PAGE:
Next, insights related to operationalizing a mobile apps business were shared. The presentation concluded with advice for funding the business in its early stages and leveraging networks, technologies, and programs to increase the odds of being a winner in the new gold rush.

Lessons Learned

In the discussions that followed the first and second parts of the presentation, audience members shared the lessons learned they learned from the presentation and injected their own knowledge and experience into the conversation. The presenter and several audience members highlighted the high growth potential for the mobile applications space.

The audience also identified the following key takeaways from the presentation:

  1. It is very hard to develop (and validate with customers) an opportunity that will make money for the firm.
  2. Validation with customers should be incremental and continuous. You cannot go from the 1st floor to the 10th floor in one step. Continuously validate the goodness of ideas, opportunities, and ventures with customers.
  3. Business and development are tied up in a knot; they do not follow a linear sequence that says develop first and sell later. Entrepreneurs should not expect that releasing an application into an app store will be sufficient. An app store is not a business model. Similarly, the idea that “if you build it, they will come” is nonsense. In the mobile applications space in particular, development should proceed only if a strong business model is in place.
  4. A business model includes three components: i) value propositions for customers, partners, investors, and employees; ii) resources and processes used to deliver on these value propositions; and iii) a formula to make profits.
  5. Intellectual property is important, and so is information.
  6. There is a need to inject a sense of reality into the mobile space. While the mobile apps boom can be thought of as being similar to the gold rush, it is worth remembering that many (most?) prospectors did not make substantial amounts of money during the gold rush.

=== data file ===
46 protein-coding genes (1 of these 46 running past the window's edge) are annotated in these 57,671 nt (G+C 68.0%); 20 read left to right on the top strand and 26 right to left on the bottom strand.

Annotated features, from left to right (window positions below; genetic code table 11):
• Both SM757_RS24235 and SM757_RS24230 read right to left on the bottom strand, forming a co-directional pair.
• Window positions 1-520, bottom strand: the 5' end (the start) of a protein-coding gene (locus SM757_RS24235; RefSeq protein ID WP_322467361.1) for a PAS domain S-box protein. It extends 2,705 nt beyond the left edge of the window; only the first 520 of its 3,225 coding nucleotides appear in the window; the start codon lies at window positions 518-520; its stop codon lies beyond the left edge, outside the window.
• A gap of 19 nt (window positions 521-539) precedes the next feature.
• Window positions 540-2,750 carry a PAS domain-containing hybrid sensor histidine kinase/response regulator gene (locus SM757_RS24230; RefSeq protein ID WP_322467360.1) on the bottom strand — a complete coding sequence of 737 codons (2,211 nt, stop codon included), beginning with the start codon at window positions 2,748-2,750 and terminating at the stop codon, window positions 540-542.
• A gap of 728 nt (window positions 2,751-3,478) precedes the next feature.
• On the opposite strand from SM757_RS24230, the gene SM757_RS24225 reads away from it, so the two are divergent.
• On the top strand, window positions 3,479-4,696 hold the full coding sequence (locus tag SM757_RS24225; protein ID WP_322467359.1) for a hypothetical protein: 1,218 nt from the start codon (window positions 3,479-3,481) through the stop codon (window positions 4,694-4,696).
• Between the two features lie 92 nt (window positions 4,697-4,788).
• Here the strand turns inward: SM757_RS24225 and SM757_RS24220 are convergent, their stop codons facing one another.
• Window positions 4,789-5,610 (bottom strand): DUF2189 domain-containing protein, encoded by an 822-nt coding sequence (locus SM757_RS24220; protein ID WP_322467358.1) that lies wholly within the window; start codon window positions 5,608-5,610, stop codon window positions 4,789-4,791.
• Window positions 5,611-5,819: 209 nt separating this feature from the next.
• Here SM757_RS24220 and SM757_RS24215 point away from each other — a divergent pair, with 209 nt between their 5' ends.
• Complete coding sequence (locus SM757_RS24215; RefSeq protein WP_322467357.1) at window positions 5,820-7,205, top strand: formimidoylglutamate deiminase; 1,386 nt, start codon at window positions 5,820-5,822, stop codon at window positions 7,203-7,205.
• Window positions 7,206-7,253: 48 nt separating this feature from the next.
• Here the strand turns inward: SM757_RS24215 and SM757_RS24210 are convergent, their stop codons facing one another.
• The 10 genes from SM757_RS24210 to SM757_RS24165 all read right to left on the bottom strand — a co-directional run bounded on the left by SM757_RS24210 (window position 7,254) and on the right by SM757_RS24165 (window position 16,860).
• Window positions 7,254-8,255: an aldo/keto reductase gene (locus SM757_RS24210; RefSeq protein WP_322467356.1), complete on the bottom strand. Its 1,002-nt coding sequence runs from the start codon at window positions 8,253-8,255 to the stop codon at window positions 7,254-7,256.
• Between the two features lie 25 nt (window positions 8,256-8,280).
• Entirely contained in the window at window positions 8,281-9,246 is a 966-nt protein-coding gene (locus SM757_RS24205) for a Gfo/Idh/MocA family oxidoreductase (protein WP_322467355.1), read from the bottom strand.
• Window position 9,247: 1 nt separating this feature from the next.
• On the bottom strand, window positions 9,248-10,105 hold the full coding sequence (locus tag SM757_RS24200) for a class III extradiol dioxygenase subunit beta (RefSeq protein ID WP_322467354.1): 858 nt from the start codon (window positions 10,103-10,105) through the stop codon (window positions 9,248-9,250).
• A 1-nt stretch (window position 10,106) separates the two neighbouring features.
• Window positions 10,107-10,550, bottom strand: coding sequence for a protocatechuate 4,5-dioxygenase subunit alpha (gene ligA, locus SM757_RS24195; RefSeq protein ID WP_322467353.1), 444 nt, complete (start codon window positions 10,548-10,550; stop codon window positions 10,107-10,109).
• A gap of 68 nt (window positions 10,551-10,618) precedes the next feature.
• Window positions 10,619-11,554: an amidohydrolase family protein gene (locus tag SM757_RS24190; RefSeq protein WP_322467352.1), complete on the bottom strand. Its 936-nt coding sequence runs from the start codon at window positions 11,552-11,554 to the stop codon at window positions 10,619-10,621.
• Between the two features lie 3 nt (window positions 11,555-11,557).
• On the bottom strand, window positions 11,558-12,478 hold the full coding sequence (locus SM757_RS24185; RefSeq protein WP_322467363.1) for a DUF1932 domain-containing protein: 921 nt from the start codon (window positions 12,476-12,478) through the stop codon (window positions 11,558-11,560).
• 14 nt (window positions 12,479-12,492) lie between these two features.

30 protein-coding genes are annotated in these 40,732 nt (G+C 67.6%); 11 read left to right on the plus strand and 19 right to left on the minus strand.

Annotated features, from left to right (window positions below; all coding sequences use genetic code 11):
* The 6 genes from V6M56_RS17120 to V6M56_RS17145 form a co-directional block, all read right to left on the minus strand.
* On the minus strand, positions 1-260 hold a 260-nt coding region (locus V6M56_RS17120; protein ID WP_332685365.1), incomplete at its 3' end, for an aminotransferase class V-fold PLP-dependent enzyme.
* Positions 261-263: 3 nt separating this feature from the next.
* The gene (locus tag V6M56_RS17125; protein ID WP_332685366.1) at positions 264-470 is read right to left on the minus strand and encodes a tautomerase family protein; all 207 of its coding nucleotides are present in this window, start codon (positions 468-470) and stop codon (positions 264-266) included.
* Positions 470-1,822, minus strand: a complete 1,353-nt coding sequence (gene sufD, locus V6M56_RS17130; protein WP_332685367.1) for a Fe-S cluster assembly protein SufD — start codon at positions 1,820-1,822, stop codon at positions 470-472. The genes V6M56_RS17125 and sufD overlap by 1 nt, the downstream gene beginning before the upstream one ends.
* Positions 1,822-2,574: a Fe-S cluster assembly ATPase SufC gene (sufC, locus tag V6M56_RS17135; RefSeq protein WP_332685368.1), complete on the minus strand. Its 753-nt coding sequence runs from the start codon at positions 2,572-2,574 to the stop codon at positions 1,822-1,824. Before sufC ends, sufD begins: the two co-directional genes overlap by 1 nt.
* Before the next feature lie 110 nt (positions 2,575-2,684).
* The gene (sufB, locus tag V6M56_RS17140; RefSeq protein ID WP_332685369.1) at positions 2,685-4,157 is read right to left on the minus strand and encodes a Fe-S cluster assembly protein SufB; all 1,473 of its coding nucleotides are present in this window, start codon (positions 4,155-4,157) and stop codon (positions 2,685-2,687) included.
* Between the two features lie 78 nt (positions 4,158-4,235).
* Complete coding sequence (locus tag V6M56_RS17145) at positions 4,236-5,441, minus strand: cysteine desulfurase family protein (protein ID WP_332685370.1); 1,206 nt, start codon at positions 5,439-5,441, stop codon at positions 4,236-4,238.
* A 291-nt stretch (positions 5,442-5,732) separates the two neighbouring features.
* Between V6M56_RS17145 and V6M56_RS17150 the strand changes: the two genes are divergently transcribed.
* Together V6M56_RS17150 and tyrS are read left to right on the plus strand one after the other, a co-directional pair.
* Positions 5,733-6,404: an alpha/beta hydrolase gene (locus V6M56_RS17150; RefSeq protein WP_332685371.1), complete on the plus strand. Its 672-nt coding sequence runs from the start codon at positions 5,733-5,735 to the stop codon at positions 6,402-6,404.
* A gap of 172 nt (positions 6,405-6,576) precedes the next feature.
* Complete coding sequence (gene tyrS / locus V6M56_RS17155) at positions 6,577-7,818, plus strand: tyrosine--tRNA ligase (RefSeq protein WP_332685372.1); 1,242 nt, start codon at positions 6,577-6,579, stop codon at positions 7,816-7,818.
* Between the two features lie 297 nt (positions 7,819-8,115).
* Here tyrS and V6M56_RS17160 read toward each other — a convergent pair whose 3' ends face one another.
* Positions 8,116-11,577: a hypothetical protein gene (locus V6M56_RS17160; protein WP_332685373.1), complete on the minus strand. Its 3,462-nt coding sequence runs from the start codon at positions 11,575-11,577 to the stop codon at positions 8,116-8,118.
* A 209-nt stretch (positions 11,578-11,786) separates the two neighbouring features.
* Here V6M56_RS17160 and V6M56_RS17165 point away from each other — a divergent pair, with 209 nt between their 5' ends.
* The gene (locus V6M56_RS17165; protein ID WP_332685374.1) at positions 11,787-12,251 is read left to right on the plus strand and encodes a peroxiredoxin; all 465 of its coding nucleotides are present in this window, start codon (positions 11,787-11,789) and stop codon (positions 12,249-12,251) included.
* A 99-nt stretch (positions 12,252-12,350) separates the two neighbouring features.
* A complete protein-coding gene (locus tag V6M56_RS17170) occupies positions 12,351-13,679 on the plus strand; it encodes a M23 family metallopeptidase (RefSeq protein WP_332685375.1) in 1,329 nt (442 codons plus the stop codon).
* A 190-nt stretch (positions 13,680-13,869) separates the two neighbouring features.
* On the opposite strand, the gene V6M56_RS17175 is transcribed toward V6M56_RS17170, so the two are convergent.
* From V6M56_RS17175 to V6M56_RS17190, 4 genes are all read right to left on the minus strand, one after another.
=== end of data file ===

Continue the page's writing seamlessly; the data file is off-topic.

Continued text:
7. Revenue is all you need, and you must secure customers to generate revenue.
  8. The three most important challenges for a startup are: cash, cash, and cash.

A further list of “tips for becoming a successful entrepreneur in the mobile applications space” was developed from the audience reactions to the presentation:

  1. Make cold calls and talk to potential customers.
  2. Focus on money-making opportunities, not development opportunities.
  3. Prioritize deal-making.
  4. Set objectives and act to achieve them.
  5. Know your market demographics.
  6. Make sure you secure channels to market.
  7. Encourage media to notice your firm and its products/services.
  8. Realize that you cannot make money by developing applications by yourself; to launch and grow a business, you need to work with others.
  9. Stick to your core competence and outsource the rest.
  10. Put founder agreements in writing; good paper makes good friends.

Suggested Next Steps

To conclude the evening, the host – Dr. Tony Bailetti, Director of the TIM program – challenged the audience to identify actions that could be taken to improve opportunities for new and existing mobile businesses in Ottawa:

  1. Launch Lead to Win Mobile, a suggested variation of the Lead to Win program (
  2. Set up a culture where firms collaborate to cross-promote their products and services.
  3. Organize developers so they can collectively take on larger and more profitable contracts.
  4. Establish a job board or speed dating events that enable developers looking for work and firms looking for developers to find each other.
  5. Write a paper on business models used by mobile application companies.
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Keywords: apps, mobile applications, smartphones, technology entrepreneurship